Work Trends Surveys
Unemployment causes great stress not only on the individual who lost their job, but also to their entire family. The impact of unemployment has been researched at length by the Heldrich Center through its Work Trends surveys. From verbatim accounts from the unemployed to opinions of Americans who have been seeking employment for a year or longer, an in-depth portrait of social and economic experience is provided.
Workplace matters are timeless topics that the Heldrich Center has highlighted with the following Work Trends surveys. In American Attitudes About Work, Employers, and Government, worker attitudes toward employer/employee loyalty, overall job satisfaction, the value of education and training, and the government’s role in the workforce were explored. Next, workplace wellness programs were reviewed in Healthy At Work?, including the unequal access to these programs and views and opinions of employer-provided wellness programs.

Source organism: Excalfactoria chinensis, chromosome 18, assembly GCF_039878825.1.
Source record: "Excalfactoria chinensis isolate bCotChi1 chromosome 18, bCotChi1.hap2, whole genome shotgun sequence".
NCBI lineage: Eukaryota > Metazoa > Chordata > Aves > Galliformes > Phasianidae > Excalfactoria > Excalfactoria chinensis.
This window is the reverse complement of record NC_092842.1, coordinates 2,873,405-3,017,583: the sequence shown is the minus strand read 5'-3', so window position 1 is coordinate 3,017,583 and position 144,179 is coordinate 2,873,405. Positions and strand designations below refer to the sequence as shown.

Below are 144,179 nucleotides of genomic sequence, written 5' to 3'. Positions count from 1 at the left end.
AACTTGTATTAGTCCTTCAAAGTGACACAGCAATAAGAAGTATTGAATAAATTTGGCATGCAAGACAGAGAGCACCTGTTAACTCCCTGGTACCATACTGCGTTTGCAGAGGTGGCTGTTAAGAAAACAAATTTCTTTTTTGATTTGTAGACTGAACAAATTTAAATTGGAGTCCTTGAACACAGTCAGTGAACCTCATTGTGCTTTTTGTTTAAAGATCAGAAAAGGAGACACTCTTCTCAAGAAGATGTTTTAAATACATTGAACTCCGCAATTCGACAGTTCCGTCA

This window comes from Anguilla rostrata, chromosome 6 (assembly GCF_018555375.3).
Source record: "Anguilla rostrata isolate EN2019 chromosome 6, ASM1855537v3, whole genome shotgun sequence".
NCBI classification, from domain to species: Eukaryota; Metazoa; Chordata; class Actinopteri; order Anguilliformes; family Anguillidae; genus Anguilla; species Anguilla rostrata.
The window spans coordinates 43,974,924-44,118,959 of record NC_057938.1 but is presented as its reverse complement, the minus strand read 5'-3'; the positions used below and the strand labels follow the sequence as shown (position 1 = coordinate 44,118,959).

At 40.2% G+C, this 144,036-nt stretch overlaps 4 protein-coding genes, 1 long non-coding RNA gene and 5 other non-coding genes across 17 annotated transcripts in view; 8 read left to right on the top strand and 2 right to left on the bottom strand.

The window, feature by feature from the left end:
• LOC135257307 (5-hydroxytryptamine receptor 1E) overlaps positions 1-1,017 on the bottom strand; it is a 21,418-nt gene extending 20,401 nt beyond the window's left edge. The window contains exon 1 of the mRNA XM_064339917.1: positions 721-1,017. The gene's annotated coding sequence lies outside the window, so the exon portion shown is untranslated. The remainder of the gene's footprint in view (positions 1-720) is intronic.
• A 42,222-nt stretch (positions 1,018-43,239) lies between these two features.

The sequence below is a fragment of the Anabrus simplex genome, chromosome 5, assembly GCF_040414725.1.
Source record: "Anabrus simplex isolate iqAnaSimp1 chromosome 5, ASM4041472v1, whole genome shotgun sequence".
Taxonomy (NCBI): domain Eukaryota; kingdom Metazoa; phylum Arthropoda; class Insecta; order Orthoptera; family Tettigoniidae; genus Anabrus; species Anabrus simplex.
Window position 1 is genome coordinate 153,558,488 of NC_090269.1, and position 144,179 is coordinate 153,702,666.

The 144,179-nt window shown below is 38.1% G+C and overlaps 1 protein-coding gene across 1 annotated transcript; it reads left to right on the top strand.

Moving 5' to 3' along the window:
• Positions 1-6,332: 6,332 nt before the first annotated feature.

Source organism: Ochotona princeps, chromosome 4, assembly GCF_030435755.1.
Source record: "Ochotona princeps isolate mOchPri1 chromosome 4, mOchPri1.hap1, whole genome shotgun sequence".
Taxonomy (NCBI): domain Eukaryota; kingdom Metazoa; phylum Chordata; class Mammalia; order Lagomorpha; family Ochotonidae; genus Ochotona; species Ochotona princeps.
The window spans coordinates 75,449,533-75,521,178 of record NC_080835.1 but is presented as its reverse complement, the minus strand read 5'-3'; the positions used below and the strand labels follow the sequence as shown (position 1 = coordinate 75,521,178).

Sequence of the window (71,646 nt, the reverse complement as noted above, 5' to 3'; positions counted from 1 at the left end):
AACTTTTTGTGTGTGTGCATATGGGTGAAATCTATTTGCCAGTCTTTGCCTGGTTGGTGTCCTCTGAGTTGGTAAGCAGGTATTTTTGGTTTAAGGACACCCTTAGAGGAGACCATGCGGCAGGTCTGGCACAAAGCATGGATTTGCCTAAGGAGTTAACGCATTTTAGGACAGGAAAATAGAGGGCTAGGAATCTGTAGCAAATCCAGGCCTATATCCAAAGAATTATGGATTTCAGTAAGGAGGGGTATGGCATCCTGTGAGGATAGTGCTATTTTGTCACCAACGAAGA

The Heldrich Center conducted a number of Work Trends surveys to delve into the impacts of the Great Recession. Perhaps the most profound look came from Voices of the Unemployed, which featured verbatim comments from American workers who lost their jobs during the recession. The comments focused on what workers thought government should do to help the unemployed and what they felt would be most helpful to them in getting a new job.
A series of Work Trends reports focused on retirement, and explored the opinions of Americans as they described their expectations of retirement as well as their views of how older workers are treated in the workforce. In Taking Stock of Retirement, workers described a workplace in which trust between employer and employee is often lacking, while employers’ views are in contrast, stating the workplace is harmonious.
The Heldrich Center conducted several Work Trends surveys of recent high school and college graduates to gain insights into how they fared in the workforce, specifically those who graduated before, during, and in the wake of the Great Recession. In Chasing the American Dream, one in two college graduates were employed full time and 26% were working part time. One in five attended graduate or professional school and 12% were unemployed or underemployed.
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